What should savers do if the pension lifetime allowance falls to £750k?
Off the back of reports the Treasury’s toying with the idea of cutting the lifetime allowance to £750k down from the £1m due to come into effect in April – Yourmoney.com speaks to pension experts to find out if there’s substance to the headlines and what action savers need to consider now.
What is the lifetime allowance?
The lifetime allowance is the maximum pension savings you can build up without a tax charge over your lifetime. It is currently £1.25m but is set to reduce to £1m on 6 April 2016.
What are the proposed changes to the lifetime allowance?
It has been reported that the government is considering a move to reduce the lifetime allowance to £750k and to restrict the annual contribution from £40,000 to £10,000 in a bid to reduce pension costs.
Yourmoney.com asked the Treasury whether the reports were correct and were told it was based on “speculation”.
Without an absolute denial, Yourmoney.com spoke to Martin Tilley, director of technical services at Dentons Pension Management, Claire Trott, head of pensions technical at Talbot and Muir, and Tom McPhail, head of retirement policy at Hargreaves Lansdown to get their reactions and tips for savers.
For Tilley and Trott, a further cut is “unlikely” given the announced reduction to £1m has yet to be implemented and Trott adds the lifetime allowance was actually planned to start to increase again in 2018.
Tilley goes on to say that as the government has not been able to record any impact of the latest reduction, a further change would be “difficult to justify at this time”.
However if it were to be another drop, Trott says the implications to an average pension saver could be “significant” while for McPhail, such a move would be “catastrophic”.
Who will be most affected?
The Treasury says the reduction to £1m only affects 4% of the wealthiest pension savers approaching retirement and Tilley says it will begin to bite on far more individuals with current funds of only about £500-£600k as they may not realise that with modest growth and future contributions, they could tip the allowance.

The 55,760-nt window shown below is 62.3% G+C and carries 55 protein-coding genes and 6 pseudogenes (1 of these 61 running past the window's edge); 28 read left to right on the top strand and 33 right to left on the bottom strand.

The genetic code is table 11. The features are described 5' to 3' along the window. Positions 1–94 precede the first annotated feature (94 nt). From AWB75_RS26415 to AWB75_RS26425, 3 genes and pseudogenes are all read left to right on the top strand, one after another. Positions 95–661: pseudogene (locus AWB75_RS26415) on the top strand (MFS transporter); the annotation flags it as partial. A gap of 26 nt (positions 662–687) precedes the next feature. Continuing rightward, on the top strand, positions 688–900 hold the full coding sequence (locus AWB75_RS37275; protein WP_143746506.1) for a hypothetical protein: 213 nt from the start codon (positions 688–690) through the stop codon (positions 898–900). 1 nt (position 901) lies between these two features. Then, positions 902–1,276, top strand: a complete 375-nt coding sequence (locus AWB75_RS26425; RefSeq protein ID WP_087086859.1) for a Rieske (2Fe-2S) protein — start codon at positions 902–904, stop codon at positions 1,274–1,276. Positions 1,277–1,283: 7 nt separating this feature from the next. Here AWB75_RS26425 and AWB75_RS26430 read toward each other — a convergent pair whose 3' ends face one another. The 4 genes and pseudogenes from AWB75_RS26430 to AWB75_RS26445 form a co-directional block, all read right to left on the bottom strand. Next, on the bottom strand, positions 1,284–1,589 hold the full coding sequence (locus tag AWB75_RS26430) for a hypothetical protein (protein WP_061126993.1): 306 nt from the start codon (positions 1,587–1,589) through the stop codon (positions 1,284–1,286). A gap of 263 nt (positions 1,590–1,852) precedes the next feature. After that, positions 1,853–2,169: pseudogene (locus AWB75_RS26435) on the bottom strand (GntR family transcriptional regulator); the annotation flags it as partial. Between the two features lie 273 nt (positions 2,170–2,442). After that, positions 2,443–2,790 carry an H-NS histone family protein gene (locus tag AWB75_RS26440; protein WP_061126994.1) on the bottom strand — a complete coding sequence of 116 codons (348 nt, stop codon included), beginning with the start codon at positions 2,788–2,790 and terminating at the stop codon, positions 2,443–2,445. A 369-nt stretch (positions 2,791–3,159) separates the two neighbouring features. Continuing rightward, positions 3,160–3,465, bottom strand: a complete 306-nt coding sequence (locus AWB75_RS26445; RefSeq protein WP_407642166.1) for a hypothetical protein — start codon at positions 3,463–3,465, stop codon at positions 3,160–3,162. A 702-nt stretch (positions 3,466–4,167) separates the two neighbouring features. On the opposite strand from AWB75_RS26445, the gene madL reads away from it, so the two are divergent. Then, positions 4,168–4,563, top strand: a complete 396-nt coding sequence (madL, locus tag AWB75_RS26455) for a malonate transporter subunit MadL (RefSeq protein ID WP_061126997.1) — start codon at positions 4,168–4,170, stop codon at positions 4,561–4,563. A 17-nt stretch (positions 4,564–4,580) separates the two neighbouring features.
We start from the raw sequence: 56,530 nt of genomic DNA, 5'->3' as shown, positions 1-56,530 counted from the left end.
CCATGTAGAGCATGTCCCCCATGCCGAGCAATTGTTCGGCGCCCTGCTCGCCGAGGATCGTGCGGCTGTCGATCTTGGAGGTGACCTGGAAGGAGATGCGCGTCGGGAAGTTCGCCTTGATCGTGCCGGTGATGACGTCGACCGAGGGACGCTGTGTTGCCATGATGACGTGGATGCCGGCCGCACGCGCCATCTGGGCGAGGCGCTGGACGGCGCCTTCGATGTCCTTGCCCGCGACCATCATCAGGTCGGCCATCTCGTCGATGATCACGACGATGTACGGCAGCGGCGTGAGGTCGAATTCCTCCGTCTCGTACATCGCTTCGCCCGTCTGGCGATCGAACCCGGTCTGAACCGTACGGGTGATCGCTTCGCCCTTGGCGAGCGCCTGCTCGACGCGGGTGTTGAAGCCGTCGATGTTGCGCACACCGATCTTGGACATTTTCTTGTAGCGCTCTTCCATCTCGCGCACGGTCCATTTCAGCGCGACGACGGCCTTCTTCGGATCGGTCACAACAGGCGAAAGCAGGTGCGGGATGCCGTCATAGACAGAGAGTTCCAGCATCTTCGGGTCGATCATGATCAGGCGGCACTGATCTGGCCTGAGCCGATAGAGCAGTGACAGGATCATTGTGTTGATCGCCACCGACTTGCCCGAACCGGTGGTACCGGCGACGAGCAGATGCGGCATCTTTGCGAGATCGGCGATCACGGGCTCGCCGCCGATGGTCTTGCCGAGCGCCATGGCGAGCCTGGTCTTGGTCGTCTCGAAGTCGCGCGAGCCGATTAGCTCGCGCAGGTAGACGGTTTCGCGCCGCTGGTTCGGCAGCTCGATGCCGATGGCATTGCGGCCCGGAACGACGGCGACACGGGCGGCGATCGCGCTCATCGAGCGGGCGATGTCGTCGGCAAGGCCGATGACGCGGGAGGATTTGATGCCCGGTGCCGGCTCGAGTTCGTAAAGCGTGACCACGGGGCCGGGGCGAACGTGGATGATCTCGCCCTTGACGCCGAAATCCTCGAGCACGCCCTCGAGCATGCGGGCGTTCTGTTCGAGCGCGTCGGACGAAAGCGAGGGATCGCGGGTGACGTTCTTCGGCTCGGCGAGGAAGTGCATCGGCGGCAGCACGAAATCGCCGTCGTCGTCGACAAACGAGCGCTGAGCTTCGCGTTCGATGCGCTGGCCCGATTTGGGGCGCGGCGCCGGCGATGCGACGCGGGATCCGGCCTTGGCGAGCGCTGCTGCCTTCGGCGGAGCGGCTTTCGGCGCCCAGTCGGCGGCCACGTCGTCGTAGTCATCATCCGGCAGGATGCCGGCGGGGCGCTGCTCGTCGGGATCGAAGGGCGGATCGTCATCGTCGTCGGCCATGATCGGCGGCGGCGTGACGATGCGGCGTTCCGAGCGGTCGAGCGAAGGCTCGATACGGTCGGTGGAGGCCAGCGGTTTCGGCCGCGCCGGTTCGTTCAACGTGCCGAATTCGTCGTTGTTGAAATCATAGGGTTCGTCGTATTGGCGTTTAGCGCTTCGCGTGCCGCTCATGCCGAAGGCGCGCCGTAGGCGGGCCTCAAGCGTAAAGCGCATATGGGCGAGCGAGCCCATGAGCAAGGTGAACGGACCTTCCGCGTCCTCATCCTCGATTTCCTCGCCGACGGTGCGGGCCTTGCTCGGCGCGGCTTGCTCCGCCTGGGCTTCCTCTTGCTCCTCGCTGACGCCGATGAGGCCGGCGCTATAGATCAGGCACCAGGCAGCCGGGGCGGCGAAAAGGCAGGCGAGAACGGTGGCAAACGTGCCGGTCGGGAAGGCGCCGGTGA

“Individuals should take stock of their current pension values bearing in mind the stock market falls to date and build in possible future growth and both contractual and voluntary additional contributions between now and their scheduled retirement date,” he says.
Trott says those with money purchase pension schemes will be hardest hit as they need to have significantly larger pension funds in order to have the same benefits as those in a final salary scheme (such as death benefit for the spouse of half the pension for the remainder of their life).
This is because final salary schemes take the income payable at retirement and multiply it 20 times, then add on any tax-free payment. “It would only need a pension of just over £37,500 with no tax free payment to take them up to £750k,” Trott adds.
In contrast, a money purchase scheme of £750k would only buy a pension of £36,315 according to the Money Advice Service and will remain level for the life of the annuity, ceasing on death so no payments continue to the spouse.
What can and should savers do now?
For McPhail the answer is easy: “The only thing they can do today is save and invest as much as they can ahead of the Budget and then cross their fingers.”
Trott says the first thing savers should do is to establish how much their pensions are worth and then anyone who’s worried should consider taking advantage of the ‘transitional protections’ issued at each successive drop, adds Tilley.
These protect differing levels of funds and have different restrictions. Tilley says: “If there is a further drop to £750k then precedents have been set for the type of protections that will likely be available and if you are near or at £750k at the point the drop occurs, then it may be something to consider.”
Both fixed protection – fixes to the current level of £1.25m but prevents future contributions being made or any benefit accrual within a defined benefit scheme – and individual protection will be available although it is not possible to apply for them until around July.
In comparison, individual protection requires a minimum fund size of £1m at 5 April 2016, it permits future contributions and protects up to £1.25m
What does the Treasury say?
An HM Treasury spokesperson said: “The reduction of the Lifetime Allowance to £1m only affects 4% of the wealthiest pension savers approaching retirement and the tapered Annual Allowance only impacts 2% of those saving for a pension.
“These changes were announced last year and are coming into force this April. The government launched a wide-ranging consultation to look into pensions tax relief last year. This consultation has now closed. We are considering the responses and will respond in due course.”